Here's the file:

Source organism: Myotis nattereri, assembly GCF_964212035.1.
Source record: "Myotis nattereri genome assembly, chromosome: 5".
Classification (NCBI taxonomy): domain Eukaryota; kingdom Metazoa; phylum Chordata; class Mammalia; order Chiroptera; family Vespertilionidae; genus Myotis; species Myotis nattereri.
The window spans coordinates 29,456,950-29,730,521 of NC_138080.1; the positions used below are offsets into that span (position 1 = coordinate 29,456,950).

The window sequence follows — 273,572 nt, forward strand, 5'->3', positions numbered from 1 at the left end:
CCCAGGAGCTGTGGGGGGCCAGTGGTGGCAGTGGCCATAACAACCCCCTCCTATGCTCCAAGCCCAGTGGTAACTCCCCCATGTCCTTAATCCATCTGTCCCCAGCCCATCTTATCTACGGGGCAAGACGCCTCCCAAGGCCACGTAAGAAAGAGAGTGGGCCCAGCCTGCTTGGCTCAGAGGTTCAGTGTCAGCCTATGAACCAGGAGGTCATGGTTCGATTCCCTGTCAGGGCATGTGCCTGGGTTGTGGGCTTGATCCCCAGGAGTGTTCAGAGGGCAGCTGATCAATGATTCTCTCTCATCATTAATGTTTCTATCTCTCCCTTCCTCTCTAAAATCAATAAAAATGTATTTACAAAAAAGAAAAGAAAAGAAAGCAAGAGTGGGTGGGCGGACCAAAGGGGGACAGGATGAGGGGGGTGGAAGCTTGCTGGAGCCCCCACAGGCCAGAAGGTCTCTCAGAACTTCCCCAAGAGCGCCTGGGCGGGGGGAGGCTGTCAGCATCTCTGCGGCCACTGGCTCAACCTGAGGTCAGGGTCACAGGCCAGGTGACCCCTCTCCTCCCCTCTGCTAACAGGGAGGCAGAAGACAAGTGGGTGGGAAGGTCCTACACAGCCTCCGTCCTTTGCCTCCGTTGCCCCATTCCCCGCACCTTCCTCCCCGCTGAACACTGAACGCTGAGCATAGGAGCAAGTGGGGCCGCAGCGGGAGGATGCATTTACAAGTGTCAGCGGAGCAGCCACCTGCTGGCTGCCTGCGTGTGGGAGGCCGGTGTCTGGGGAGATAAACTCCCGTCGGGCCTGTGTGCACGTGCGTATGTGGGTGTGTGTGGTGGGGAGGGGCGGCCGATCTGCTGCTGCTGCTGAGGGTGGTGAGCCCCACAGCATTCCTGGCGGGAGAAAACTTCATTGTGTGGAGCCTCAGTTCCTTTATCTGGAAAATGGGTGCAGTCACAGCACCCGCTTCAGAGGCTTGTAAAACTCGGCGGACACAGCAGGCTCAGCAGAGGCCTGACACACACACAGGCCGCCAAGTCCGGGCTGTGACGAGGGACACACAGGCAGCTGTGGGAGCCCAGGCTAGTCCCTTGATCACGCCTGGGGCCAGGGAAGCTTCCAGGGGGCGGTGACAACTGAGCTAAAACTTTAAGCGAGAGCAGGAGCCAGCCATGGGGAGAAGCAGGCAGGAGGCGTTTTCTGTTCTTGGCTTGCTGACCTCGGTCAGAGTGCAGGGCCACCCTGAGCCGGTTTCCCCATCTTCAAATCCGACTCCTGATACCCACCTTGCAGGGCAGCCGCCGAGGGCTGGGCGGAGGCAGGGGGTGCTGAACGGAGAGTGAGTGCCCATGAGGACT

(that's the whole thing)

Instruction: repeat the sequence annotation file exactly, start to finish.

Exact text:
Source organism: Myotis nattereri, assembly GCF_964212035.1.
Source record: "Myotis nattereri genome assembly, chromosome: 5".
Classification (NCBI taxonomy): domain Eukaryota; kingdom Metazoa; phylum Chordata; class Mammalia; order Chiroptera; family Vespertilionidae; genus Myotis; species Myotis nattereri.
The window spans coordinates 29,456,950-29,730,521 of NC_138080.1; the positions used below are offsets into that span (position 1 = coordinate 29,456,950).

The window sequence follows — 273,572 nt, forward strand, 5'->3', positions numbered from 1 at the left end:
CCCAGGAGCTGTGGGGGGCCAGTGGTGGCAGTGGCCATAACAACCCCCTCCTATGCTCCAAGCCCAGTGGTAACTCCCCCATGTCCTTAATCCATCTGTCCCCAGCCCATCTTATCTACGGGGCAAGACGCCTCCCAAGGCCACGTAAGAAAGAGAGTGGGCCCAGCCTGCTTGGCTCAGAGGTTCAGTGTCAGCCTATGAACCAGGAGGTCATGGTTCGATTCCCTGTCAGGGCATGTGCCTGGGTTGTGGGCTTGATCCCCAGGAGTGTTCAGAGGGCAGCTGATCAATGATTCTCTCTCATCATTAATGTTTCTATCTCTCCCTTCCTCTCTAAAATCAATAAAAATGTATTTACAAAAAAGAAAAGAAAAGAAAGCAAGAGTGGGTGGGCGGACCAAAGGGGGACAGGATGAGGGGGGTGGAAGCTTGCTGGAGCCCCCACAGGCCAGAAGGTCTCTCAGAACTTCCCCAAGAGCGCCTGGGCGGGGGGAGGCTGTCAGCATCTCTGCGGCCACTGGCTCAACCTGAGGTCAGGGTCACAGGCCAGGTGACCCCTCTCCTCCCCTCTGCTAACAGGGAGGCAGAAGACAAGTGGGTGGGAAGGTCCTACACAGCCTCCGTCCTTTGCCTCCGTTGCCCCATTCCCCGCACCTTCCTCCCCGCTGAACACTGAACGCTGAGCATAGGAGCAAGTGGGGCCGCAGCGGGAGGATGCATTTACAAGTGTCAGCGGAGCAGCCACCTGCTGGCTGCCTGCGTGTGGGAGGCCGGTGTCTGGGGAGATAAACTCCCGTCGGGCCTGTGTGCACGTGCGTATGTGGGTGTGTGTGGTGGGGAGGGGCGGCCGATCTGCTGCTGCTGCTGAGGGTGGTGAGCCCCACAGCATTCCTGGCGGGAGAAAACTTCATTGTGTGGAGCCTCAGTTCCTTTATCTGGAAAATGGGTGCAGTCACAGCACCCGCTTCAGAGGCTTGTAAAACTCGGCGGACACAGCAGGCTCAGCAGAGGCCTGACACACACACAGGCCGCCAAGTCCGGGCTGTGACGAGGGACACACAGGCAGCTGTGGGAGCCCAGGCTAGTCCCTTGATCACGCCTGGGGCCAGGGAAGCTTCCAGGGGGCGGTGACAACTGAGCTAAAACTTTAAGCGAGAGCAGGAGCCAGCCATGGGGAGAAGCAGGCAGGAGGCGTTTTCTGTTCTTGGCTTGCTGACCTCGGTCAGAGTGCAGGGCCACCCTGAGCCGGTTTCCCCATCTTCAAATCCGACTCCTGATACCCACCTTGCAGGGCAGCCGCCGAGGGCTGGGCGGAGGCAGGGGGTGCTGAACGGAGAGTGAGTGCCCATGAGGACT